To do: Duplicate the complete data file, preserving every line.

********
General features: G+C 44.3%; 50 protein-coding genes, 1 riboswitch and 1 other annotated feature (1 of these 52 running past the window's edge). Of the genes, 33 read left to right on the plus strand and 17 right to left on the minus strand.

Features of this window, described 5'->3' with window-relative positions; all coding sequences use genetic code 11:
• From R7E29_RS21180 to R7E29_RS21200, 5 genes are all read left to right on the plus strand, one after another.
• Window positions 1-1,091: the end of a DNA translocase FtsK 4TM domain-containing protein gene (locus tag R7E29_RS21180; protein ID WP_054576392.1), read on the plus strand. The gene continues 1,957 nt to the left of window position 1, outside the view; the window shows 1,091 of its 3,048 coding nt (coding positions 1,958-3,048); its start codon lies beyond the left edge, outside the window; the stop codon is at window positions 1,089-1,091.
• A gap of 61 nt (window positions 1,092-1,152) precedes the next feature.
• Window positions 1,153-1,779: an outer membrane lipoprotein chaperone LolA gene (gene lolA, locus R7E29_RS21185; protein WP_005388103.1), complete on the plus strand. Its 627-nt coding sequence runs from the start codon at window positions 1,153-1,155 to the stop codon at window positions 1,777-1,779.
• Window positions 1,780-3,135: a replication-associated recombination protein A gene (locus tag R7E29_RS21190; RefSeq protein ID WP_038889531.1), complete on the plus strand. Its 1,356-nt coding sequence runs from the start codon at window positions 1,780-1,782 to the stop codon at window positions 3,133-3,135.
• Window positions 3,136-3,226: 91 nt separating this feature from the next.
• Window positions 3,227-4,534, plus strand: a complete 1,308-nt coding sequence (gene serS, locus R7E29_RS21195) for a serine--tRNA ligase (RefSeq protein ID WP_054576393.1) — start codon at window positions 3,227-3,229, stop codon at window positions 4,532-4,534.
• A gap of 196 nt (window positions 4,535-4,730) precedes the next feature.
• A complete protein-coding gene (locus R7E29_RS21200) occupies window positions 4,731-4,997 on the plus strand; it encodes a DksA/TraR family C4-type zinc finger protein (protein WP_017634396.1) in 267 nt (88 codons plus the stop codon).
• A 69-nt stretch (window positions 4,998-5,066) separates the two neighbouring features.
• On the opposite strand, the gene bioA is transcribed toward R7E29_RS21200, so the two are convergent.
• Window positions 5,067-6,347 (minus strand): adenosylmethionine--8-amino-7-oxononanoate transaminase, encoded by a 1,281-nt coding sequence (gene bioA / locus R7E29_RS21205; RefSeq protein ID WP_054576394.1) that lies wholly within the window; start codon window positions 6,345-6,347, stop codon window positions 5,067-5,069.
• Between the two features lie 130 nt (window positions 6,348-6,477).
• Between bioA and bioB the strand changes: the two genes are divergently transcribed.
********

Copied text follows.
General features: G+C 44.3%; 50 protein-coding genes, 1 riboswitch and 1 other annotated feature (1 of these 52 running past the window's edge). Of the genes, 33 read left to right on the plus strand and 17 right to left on the minus strand.

Features of this window, described 5'->3' with window-relative positions; all coding sequences use genetic code 11:
• From R7E29_RS21180 to R7E29_RS21200, 5 genes are all read left to right on the plus strand, one after another.
• Window positions 1-1,091: the end of a DNA translocase FtsK 4TM domain-containing protein gene (locus tag R7E29_RS21180; protein ID WP_054576392.1), read on the plus strand. The gene continues 1,957 nt to the left of window position 1, outside the view; the window shows 1,091 of its 3,048 coding nt (coding positions 1,958-3,048); its start codon lies beyond the left edge, outside the window; the stop codon is at window positions 1,089-1,091.
• A gap of 61 nt (window positions 1,092-1,152) precedes the next feature.
• Window positions 1,153-1,779: an outer membrane lipoprotein chaperone LolA gene (gene lolA, locus R7E29_RS21185; protein WP_005388103.1), complete on the plus strand. Its 627-nt coding sequence runs from the start codon at window positions 1,153-1,155 to the stop codon at window positions 1,777-1,779.
• Window positions 1,780-3,135: a replication-associated recombination protein A gene (locus tag R7E29_RS21190; RefSeq protein ID WP_038889531.1), complete on the plus strand. Its 1,356-nt coding sequence runs from the start codon at window positions 1,780-1,782 to the stop codon at window positions 3,133-3,135.
• Window positions 3,136-3,226: 91 nt separating this feature from the next.
• Window positions 3,227-4,534, plus strand: a complete 1,308-nt coding sequence (gene serS, locus R7E29_RS21195) for a serine--tRNA ligase (RefSeq protein ID WP_054576393.1) — start codon at window positions 3,227-3,229, stop codon at window positions 4,532-4,534.
• A gap of 196 nt (window positions 4,535-4,730) precedes the next feature.
• A complete protein-coding gene (locus R7E29_RS21200) occupies window positions 4,731-4,997 on the plus strand; it encodes a DksA/TraR family C4-type zinc finger protein (protein WP_017634396.1) in 267 nt (88 codons plus the stop codon).
• A 69-nt stretch (window positions 4,998-5,066) separates the two neighbouring features.
• On the opposite strand, the gene bioA is transcribed toward R7E29_RS21200, so the two are convergent.
• Window positions 5,067-6,347 (minus strand): adenosylmethionine--8-amino-7-oxononanoate transaminase, encoded by a 1,281-nt coding sequence (gene bioA / locus R7E29_RS21205; RefSeq protein ID WP_054576394.1) that lies wholly within the window; start codon window positions 6,345-6,347, stop codon window positions 5,067-5,069.
• Between the two features lie 130 nt (window positions 6,348-6,477).
• Between bioA and bioB the strand changes: the two genes are divergently transcribed.